Feelings help us navigate the world with wisdom. Like antennae, they us find our best path forward.
As children, we are in touch with our genuine feelings. We begin life united inside, our hearts and minds working harmoniously in all things.
But if our parents fear our feelings or don’t understand them, they can’t teach us how to use them as guidance. Instead we might be given words, logic, and pep talks, not comfort, when we are upset.
This interferes with our ability to get to the bottom of what our feelings are trying to tell us. Sometimes we might even get shaming, tough talk, or physical punishment if we express feelings that make our parents uncomfortable.
Fear of parental reactions can cause us to repress our feelings—making us overly cognitive and logical—or, conversely to spin anxiously into reactively intense emotions. We do need some logic and emotion, but logic can be an agent of repression, and reactive emotions can hide deeper feelings.
The best approach is to pay attention to our deeper feelings. Marc Bregman, the dream researcher, draws a distinction between real feelings and surface emotions. Emotions are like the roiling bubbles on top of boiling water while feelings are the underlying substance of the water itself.
Our deeper feelings tell us what’s healthy or depleting for us, but listening to inappropriate logic or wild emotion takes us away from these helpful instincts. Therapies that use logic effectively are really using logic to contain reactive emotions, not deeper feelings.
If you grew up with parents who had trouble relating to feelings, you may have been doused with words and logic when what you really needed was a shoulder to cry on. Such parents might tell you not to feel a certain way, to look at it differently, or even to see your feelings as unfounded or not making sense.
They may falsely teach you that stiffening yourself against your feelings makes you strong, when what it really does is make you uninformed about how things are really affecting you.
In adulthood, others may use inappropriate logic or old catchphrases to distance you from your feelings, leaving you doubtful about your reactions and intuitions. This can be very confusing because it suggests you can’t trust your feelings to tell you what is really going on in a situation.
These people may be trying to help, but it’s not a good idea to accept cold logic or stereotyped advice when your heart is trying to tell you to listen. In our modern world, words and logic are given much more weight than feelings, so it’s up to you to stand up for your deeper guidance.
Feelings are the only way to navigate the world with wisdom. Feelings are our antennae, helping us find our most rewarding paths forward. If we let others talk us out of our feelings, this beautiful, natural feeling-system becomes lost to us.
Worse, we may then teach our children to turn against their feelings too, giving them logic when they need love and unconditional presence instead.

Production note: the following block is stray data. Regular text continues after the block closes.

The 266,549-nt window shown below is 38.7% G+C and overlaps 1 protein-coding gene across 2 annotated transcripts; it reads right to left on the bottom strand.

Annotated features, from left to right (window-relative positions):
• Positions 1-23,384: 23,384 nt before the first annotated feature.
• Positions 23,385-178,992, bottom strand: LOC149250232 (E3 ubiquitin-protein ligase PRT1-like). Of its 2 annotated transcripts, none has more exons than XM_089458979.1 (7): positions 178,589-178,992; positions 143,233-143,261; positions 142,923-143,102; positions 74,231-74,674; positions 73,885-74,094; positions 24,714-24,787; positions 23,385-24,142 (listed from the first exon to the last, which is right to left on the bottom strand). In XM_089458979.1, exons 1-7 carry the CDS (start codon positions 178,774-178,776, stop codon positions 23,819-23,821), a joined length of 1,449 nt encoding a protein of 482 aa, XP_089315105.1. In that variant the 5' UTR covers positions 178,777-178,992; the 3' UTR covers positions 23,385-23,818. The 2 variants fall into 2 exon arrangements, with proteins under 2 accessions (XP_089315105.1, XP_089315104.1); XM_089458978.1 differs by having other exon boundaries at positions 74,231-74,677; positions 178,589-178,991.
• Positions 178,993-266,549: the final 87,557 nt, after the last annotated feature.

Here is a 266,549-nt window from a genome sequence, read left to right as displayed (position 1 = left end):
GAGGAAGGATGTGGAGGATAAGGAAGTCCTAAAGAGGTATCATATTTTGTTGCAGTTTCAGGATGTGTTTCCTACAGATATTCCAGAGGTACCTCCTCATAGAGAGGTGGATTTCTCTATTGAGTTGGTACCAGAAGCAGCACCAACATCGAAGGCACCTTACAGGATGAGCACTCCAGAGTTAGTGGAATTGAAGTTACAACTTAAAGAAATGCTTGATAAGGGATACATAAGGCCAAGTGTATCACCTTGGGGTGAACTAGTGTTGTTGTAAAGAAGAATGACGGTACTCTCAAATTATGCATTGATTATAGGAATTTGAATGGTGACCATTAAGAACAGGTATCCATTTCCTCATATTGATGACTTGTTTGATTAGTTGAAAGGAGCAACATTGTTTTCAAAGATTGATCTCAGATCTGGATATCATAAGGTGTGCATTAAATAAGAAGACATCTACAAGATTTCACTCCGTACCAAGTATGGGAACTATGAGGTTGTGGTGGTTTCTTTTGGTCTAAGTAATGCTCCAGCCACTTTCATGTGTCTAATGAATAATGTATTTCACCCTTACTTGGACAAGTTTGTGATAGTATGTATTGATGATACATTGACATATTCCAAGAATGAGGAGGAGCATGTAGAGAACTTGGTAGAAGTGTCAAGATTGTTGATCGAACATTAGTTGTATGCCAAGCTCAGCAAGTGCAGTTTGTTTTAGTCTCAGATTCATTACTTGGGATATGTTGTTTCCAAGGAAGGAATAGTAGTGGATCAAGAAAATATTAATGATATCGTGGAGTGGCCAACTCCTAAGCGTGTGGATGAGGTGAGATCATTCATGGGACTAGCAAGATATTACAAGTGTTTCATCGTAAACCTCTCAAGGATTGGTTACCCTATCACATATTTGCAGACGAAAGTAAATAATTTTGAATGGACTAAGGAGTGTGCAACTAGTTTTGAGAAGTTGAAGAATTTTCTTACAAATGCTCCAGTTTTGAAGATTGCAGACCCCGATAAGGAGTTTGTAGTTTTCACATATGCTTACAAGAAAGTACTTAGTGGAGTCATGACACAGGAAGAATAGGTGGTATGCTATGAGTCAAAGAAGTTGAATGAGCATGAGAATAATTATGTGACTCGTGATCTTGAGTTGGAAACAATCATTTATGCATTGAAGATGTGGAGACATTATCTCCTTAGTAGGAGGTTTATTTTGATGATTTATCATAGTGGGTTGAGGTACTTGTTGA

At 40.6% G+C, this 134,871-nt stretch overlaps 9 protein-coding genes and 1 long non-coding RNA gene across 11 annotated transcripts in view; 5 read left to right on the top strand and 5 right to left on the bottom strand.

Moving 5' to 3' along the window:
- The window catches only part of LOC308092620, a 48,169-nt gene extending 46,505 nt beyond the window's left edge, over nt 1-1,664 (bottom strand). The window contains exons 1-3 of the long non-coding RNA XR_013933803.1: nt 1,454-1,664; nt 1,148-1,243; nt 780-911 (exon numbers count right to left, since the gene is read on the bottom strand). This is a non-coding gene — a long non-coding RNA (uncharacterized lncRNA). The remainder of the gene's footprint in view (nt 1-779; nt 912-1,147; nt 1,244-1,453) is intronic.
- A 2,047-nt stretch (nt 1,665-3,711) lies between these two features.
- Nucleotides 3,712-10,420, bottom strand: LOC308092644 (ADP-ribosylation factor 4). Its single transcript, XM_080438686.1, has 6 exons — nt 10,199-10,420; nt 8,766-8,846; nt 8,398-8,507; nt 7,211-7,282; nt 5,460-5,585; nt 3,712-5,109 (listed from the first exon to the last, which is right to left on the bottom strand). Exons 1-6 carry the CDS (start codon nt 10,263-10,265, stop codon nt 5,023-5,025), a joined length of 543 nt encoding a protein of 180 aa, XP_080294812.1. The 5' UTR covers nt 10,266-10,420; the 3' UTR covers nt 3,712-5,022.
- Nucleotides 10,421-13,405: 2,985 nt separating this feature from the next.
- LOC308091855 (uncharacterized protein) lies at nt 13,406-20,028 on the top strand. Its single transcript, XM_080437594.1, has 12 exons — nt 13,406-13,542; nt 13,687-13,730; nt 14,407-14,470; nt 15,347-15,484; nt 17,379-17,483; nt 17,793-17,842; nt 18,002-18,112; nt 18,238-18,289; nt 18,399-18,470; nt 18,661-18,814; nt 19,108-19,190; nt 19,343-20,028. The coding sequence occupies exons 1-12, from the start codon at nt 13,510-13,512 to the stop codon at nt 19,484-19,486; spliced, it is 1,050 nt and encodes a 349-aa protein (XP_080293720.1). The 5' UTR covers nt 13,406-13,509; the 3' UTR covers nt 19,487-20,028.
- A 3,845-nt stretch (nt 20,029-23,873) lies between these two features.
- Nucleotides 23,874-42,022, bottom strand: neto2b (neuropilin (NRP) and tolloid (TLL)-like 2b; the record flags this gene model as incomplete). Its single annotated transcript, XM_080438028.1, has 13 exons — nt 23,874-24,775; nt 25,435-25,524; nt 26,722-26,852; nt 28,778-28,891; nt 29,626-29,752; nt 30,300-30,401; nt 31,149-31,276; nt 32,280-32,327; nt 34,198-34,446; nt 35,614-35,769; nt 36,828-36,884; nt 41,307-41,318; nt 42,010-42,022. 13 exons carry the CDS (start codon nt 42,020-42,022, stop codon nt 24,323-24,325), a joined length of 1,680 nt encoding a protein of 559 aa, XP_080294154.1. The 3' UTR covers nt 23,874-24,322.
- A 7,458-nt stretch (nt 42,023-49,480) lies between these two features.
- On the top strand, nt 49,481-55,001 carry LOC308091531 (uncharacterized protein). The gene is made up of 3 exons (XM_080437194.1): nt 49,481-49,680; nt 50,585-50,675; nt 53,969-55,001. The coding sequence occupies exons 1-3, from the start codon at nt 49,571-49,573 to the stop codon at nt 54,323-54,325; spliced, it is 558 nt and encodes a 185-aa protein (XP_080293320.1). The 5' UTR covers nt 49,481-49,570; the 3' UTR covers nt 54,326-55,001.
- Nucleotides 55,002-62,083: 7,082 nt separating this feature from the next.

What can we do to get this back? How can we give our children what we may not have had ourselves? First, we can realize that most of us have been erroneously taught to rate words and intellect as superior to feelings and feelings that “don’t make sense” should just go away.
We can also realize that we shouldn’t confuse our children with logic about what they should be feeling or shame them by telling them there’s no reason to feel that way.
Instead, we could teach our kids that feelings should be listened to as important messages about our immediate reality and we can use thought and logic later when we get to problem-solving.
For ourselves, we can practice telling the difference between the trustworthy guidance of deeper feelings and the chaotic reactions of our surface emotions.
If you honor your feelings’ messages, you will stop thinking of feelings as inferior and will start seeing reality as it is, rather than what you think it should be.
Once you trust that your feelings do make sense, that they are telling you something vital, you can make life choices that increase your liveliness and enjoyment. You’ll stop talking yourself out of your feelings and reserve your logic for problem-solving, where it belongs.
As soon as you realize that your deeper feelings let you see how situations are really affecting you, you’ll heed their messages. You’ll let your intelligence be informed by feeling, not tyrannized by logic.
Once that happens, your feelings and your thinking will again work synchronistically with each other, like two forces that can’t be kept apart. When you stop denying your feelings to satisfy other people’s logic, you’ll develop an unshakeable self-confidence. When you know what you feel, you’ll have a deeper security than anything logic could ever bring.